Thursday, May 22, 2008

Sticky Shim

Thanks to a comment by Gary Roberts, there is a blog post today. Gary asked in my last post why I hadn't, instead of removing the bulk of the waste from the lap joint with a chisel, used a rabbet (rebate) plane instead.

According to Gary, "skewed rabbet planes were used for hogging cross grain material, particularly the wider width planes. The large mouth, curved escapement served to allow the coarse cross grain material to be ejected without clogging the plane. The outline of the lap was sawn to the line, the waste was hogged with the rabbet plane and finished up with a chisel or if narrow, with a router."

Suggesting that I use a handplane for a particular joint is like setting a plate of doughnuts in front of Homer Simpson—way too tempting. I love using handplanes.

Since I don't have a skewed rabbet plane, I dusted off my #78 and took a few passes within the layout lines of an untouched lap joint. Handplaning is a mesmerizing experience for me and sometimes I shave more than I should. In my state of handplaning delirium, I completely forgot about leaving a section in the middle of the waste area to support the router plane in final clean up. By the time I realized what I had done, the center section was 1/32" lower than the surface of the workpiece, which would result in sloppy joint with a scalloped bed.

Nothing that a little tape can't solve. 4 layers of masking tape, burnished flat, equals 1/32". It supported my router very well but did get a little chewed up toward the final passes.

Still, a sticky shim saved me from a sticky wicket.


Ethan said...

VC, I think you got stuck (I love puns...) on the wrong topic!

You didn't answer the most important question!

How did using the plane to hog out the waste compare to saw kerfs and a chisel???

Kari Hultman said...

LOL! :)

It was a lot slower than using a saw and chisels, so I bagged it. And because I want to finish this project before I'm a white-haired old lady, I cut the kerfs on my table saw and then chopped out the waste with a chisel and finished up with the router plane.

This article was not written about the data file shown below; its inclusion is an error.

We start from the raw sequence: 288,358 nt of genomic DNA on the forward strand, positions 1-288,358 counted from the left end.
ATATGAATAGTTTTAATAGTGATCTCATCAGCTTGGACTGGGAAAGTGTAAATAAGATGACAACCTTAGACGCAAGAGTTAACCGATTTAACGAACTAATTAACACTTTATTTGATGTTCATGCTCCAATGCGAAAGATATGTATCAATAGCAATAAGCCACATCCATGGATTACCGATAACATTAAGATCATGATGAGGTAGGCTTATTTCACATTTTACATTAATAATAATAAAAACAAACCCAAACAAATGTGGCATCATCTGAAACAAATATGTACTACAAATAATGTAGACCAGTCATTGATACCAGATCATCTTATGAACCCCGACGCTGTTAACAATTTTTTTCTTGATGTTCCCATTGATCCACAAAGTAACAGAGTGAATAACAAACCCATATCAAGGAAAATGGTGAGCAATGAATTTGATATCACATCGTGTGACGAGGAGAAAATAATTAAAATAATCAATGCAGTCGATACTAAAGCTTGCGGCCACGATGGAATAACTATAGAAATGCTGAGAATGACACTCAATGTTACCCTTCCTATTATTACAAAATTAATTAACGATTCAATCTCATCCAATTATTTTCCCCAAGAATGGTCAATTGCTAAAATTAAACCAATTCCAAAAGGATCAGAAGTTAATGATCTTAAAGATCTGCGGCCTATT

Shazza said...


Anonymous said...

That's a fairly deep joint to tackle only with a rabbitting plane. My fault for faulty explaining. My understanding is that the wider skew rabbitt planes (1" or more) could be used for more rapid stock removal, with a rank set to the blade. The 78 doesn't take a really heavy cut so it won't do the job. This is not to say that removing material with a rabbitt plane is a sensible thing to do.

Something we seem to do is apply a particular working method to woodworking irregardless of the type of wood in question. Cross-grain planing of red oak would be a chore, compared to the same planing in cherry.

One method mentioned was to use a broad gouge to waste material, followed up by cleaning with a rabbitt plane... if the joint to be cut was fairly deep.

The router plane might be fitted with a wide wood platten to allow it to ride along the edges of the cut without tipping in.

And as fast as one person offers a method, there will be ten other methods of equal applicability. I'll stop pontificating before I put someone to sleep.

or you can start up the gerbil cage, generate some electrons and use the table saw.

Kari Hultman said...

Shazza--I would never make it in an 18th c. workshop!

Gary--you're right about the #78. I wasn't able to remove very much material, which slowed things down. I can see where a rabbet plane with a slight curve to the blade would work much better.

acanthuscarver said...

VC, You may think you wouldn't have made it in an 18 c. cabinet shop but if those guys were alive and working today, they would have taken full advantage of your tablesaw. In fact, they probably would have figured out how to use it in ways we couldn't to better effect. Thanks for the posts.

Chuck Bender
Period Furniture Maker

Kari Hultman said...

That's an excellent point, acanthuscarver.